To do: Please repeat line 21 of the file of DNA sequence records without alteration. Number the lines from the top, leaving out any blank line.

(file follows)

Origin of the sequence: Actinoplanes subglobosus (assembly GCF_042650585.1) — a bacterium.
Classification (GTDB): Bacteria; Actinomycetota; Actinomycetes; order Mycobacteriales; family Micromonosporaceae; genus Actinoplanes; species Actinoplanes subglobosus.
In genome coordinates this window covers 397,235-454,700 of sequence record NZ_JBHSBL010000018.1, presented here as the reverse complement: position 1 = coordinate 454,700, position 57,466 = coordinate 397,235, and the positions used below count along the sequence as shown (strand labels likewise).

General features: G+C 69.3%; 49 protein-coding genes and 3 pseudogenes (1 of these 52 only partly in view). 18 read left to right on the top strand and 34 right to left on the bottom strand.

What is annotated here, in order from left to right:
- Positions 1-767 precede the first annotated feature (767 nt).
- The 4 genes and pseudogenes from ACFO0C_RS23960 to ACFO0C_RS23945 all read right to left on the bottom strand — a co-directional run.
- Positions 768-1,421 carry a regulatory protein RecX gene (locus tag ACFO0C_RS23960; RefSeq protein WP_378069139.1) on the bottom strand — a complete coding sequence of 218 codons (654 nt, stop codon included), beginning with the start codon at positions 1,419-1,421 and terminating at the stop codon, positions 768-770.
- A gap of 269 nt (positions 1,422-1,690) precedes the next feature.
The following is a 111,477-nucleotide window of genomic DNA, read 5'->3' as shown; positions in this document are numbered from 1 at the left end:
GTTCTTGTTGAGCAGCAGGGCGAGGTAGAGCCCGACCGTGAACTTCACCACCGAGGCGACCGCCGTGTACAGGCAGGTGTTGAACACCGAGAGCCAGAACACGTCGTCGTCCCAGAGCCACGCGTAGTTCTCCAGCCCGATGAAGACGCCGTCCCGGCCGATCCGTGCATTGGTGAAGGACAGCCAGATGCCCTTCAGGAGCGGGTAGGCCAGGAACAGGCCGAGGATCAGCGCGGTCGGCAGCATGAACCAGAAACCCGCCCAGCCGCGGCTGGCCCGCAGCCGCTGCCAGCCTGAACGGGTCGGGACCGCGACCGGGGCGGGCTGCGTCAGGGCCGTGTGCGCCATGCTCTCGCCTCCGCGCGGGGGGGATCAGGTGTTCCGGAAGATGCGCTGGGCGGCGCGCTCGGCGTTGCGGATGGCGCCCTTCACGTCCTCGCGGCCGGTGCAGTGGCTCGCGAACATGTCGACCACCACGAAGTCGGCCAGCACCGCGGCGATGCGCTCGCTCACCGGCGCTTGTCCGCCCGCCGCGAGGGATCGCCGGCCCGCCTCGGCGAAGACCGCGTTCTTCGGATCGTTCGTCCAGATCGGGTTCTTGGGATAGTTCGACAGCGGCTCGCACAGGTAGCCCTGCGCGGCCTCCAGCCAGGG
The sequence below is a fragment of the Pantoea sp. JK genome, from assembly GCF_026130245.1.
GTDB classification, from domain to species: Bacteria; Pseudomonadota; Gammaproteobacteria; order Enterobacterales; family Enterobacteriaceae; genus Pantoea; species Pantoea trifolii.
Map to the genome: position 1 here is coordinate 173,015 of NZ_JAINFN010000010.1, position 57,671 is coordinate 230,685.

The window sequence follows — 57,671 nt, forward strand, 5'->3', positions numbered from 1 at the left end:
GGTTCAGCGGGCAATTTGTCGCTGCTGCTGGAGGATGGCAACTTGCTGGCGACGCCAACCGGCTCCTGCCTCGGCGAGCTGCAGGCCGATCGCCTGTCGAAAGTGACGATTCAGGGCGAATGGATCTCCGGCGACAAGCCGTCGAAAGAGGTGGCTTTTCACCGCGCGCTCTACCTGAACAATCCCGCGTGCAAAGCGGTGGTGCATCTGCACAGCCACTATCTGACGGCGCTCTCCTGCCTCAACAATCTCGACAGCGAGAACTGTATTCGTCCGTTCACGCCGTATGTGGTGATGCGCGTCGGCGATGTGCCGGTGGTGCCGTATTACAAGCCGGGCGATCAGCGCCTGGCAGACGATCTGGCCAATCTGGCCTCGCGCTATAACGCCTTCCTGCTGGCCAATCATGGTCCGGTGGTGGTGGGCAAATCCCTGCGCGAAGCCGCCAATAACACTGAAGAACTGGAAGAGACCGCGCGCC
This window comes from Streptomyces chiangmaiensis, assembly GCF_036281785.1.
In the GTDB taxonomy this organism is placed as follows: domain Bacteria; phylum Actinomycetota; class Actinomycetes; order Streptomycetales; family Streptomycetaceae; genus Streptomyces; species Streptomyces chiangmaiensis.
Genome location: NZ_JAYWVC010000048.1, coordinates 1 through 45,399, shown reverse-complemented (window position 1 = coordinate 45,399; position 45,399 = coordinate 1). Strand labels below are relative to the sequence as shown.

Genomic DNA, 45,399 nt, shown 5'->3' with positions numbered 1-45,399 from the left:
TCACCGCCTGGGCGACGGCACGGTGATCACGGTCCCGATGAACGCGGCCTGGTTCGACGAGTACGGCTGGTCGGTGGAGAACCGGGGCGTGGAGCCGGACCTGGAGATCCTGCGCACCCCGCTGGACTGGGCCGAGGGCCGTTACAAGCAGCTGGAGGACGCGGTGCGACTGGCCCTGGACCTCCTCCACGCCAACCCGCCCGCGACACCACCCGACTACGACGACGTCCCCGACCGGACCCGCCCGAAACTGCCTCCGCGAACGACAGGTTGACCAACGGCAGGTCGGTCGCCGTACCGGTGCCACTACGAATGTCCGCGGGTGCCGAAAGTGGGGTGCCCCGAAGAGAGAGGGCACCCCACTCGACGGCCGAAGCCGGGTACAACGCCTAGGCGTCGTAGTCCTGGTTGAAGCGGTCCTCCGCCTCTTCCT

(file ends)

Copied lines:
TCACCGCCTGGGCGACGGCACGGTGATCACGGTCCCGATGAACGCGGCCTGGTTCGACGAGTACGGCTGGTCGGTGGAGAACCGGGGCGTGGAGCCGGACCTGGAGATCCTGCGCACCCCGCTGGACTGGGCCGAGGGCCGTTACAAGCAGCTGGAGGACGCGGTGCGACTGGCCCTGGACCTCCTCCACGCCAACCCGCCCGCGACACCACCCGACTACGACGACGTCCCCGACCGGACCCGCCCGAAACTGCCTCCGCGAACGACAGGTTGACCAACGGCAGGTCGGTCGCCGTACCGGTGCCACTACGAATGTCCGCGGGTGCCGAAAGTGGGGTGCCCCGAAGAGAGAGGGCACCCCACTCGACGGCCGAAGCCGGGTACAACGCCTAGGCGTCGTAGTCCTGGTTGAAGCGGTCCTCCGCCTCTTCCT